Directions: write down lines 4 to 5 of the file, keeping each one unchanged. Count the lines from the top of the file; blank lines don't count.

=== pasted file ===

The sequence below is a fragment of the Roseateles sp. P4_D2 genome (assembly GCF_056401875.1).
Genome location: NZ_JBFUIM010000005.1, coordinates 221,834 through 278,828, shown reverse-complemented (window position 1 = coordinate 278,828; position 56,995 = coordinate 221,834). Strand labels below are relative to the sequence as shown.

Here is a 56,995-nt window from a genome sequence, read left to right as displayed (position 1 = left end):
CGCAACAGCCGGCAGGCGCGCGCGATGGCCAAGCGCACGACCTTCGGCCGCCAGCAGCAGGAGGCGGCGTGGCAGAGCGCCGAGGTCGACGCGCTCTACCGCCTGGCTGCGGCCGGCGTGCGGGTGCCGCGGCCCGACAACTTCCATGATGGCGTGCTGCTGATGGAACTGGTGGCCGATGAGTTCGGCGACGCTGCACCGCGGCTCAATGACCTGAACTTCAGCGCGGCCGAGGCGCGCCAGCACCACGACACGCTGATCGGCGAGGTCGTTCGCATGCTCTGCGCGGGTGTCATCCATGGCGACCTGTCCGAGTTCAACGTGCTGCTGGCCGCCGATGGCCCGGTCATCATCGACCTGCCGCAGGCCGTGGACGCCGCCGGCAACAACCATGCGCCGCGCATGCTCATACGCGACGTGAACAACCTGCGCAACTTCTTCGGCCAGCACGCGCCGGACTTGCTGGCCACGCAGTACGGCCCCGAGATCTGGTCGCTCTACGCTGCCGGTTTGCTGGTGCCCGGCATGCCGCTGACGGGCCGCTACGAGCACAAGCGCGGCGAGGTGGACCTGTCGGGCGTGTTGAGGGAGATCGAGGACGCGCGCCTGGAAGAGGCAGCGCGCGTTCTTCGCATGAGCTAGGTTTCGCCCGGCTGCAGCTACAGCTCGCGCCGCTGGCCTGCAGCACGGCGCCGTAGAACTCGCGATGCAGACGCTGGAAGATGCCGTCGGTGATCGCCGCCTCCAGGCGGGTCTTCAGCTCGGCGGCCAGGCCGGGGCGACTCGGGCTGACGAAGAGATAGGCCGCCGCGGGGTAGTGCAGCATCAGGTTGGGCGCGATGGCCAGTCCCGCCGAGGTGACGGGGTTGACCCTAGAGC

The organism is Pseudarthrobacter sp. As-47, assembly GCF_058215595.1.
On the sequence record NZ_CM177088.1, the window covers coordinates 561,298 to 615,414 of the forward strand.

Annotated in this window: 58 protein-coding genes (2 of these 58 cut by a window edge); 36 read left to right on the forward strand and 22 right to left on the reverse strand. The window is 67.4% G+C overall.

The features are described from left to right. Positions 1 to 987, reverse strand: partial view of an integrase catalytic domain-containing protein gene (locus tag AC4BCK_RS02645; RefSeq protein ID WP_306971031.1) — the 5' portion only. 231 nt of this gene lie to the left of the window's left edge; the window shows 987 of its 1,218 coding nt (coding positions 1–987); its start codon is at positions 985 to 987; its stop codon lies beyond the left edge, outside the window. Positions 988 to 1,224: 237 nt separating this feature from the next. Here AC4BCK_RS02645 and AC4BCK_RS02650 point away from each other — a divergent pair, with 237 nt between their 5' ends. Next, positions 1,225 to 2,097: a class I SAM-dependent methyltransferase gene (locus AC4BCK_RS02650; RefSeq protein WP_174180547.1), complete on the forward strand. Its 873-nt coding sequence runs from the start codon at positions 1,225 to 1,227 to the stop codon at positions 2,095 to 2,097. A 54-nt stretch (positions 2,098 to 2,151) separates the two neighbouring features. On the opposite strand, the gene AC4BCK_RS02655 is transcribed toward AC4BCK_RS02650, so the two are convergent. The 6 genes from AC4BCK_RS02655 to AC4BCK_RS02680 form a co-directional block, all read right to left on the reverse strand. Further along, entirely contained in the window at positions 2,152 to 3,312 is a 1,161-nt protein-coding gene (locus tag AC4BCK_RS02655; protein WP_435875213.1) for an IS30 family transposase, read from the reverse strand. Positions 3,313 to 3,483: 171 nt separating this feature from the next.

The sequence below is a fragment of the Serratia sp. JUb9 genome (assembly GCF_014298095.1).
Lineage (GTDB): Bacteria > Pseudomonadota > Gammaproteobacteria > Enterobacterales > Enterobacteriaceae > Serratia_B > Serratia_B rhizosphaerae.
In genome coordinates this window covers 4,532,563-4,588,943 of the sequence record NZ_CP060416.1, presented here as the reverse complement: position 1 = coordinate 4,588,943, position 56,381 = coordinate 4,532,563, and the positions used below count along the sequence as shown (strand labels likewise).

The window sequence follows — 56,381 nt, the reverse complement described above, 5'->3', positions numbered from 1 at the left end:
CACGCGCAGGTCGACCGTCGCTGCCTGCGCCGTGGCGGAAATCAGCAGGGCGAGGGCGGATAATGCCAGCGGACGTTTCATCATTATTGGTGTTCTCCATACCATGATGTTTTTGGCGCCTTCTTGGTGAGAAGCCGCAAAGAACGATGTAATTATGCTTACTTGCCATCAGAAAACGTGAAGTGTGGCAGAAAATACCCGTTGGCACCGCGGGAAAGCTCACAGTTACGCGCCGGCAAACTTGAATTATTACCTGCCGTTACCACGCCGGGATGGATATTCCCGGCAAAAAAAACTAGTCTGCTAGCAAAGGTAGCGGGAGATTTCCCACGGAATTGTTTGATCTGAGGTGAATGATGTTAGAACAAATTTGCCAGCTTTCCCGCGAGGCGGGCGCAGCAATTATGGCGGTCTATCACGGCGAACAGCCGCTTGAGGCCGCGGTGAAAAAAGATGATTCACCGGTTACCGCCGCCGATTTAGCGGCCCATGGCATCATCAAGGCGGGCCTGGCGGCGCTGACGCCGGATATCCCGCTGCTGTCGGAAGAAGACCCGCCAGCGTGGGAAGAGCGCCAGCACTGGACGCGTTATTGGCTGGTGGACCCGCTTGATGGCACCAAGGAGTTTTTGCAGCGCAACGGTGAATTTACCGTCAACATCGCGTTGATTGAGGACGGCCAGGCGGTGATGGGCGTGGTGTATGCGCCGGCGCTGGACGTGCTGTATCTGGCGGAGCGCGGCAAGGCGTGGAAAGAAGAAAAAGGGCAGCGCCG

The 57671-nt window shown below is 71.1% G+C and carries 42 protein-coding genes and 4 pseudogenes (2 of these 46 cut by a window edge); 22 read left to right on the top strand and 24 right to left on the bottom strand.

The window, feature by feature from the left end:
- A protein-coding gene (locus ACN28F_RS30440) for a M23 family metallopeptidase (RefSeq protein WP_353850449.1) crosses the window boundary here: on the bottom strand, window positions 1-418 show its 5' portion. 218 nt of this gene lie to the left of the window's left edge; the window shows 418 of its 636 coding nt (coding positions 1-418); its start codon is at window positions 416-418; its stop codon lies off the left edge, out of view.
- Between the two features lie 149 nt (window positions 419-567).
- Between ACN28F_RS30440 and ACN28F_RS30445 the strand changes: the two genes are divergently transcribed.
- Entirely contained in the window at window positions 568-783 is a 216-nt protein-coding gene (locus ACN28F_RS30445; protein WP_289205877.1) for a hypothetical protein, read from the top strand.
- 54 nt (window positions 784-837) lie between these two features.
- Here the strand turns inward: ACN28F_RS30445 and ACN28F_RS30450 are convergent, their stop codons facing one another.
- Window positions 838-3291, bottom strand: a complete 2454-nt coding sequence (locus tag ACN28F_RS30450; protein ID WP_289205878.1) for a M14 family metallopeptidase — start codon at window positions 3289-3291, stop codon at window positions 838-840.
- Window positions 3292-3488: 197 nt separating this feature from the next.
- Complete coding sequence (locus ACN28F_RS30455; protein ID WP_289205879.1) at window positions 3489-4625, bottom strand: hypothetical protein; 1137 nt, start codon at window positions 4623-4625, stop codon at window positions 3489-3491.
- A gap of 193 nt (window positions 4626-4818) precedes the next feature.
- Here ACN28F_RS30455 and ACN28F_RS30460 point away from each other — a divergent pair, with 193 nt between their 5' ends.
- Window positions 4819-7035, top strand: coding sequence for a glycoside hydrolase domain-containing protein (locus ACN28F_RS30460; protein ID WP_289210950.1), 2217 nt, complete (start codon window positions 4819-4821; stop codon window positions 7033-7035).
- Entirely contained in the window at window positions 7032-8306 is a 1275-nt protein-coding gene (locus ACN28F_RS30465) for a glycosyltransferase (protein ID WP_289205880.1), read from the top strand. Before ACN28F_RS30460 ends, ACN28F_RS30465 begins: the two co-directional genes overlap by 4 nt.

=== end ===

CGCAACAGCCGGCAGGCGCGCGCGATGGCCAAGCGCACGACCTTCGGCCGCCAGCAGCAGGAGGCGGCGTGGCAGAGCGCCGAGGTCGACGCGCTCTACCGCCTGGCTGCGGCCGGCGTGCGGGTGCCGCGGCCCGACAACTTCCATGATGGCGTGCTGCTGATGGAACTGGTGGCCGATGAGTTCGGCGACGCTGCACCGCGGCTCAATGACCTGAACTTCAGCGCGGCCGAGGCGCGCCAGCACCACGACACGCTGATCGGCGAGGTCGTTCGCATGCTCTGCGCGGGTGTCATCCATGGCGACCTGTCCGAGTTCAACGTGCTGCTGGCCGCCGATGGCCCGGTCATCATCGACCTGCCGCAGGCCGTGGACGCCGCCGGCAACAACCATGCGCCGCGCATGCTCATACGCGACGTGAACAACCTGCGCAACTTCTTCGGCCAGCACGCGCCGGACTTGCTGGCCACGCAGTACGGCCCCGAGATCTGGTCGCTCTACGCTGCCGGTTTGCTGGTGCCCGGCATGCCGCTGACGGGCCGCTACGAGCACAAGCGCGGCGAGGTGGACCTGTCGGGCGTGTTGAGGGAGATCGAGGACGCGCGCCTGGAAGAGGCAGCGCGCGTTCTTCGCATGAGCTAGGTTTCGCCCGGCTGCAGCTACAGCTCGCGCCGCTGGCCTGCAGCACGGCGCCGTAGAACTCGCGATGCAGACGCTGGAAGATGCCGTCGGTGATCGCCGCCTCCAGGCGGGTCTTCAGCTCGGCGGCCAGGCCGGGGCGACTCGGGCTGACGAAGAGATAGGCCGCCGCGGGGTAGTGCAGCATCAGGTTGGGCGCGATGGCCAGTCCCGCCGAGGTGACGGGGTTGACCCTAGAGC

The organism is Pseudarthrobacter sp. As-47, assembly GCF_058215595.1.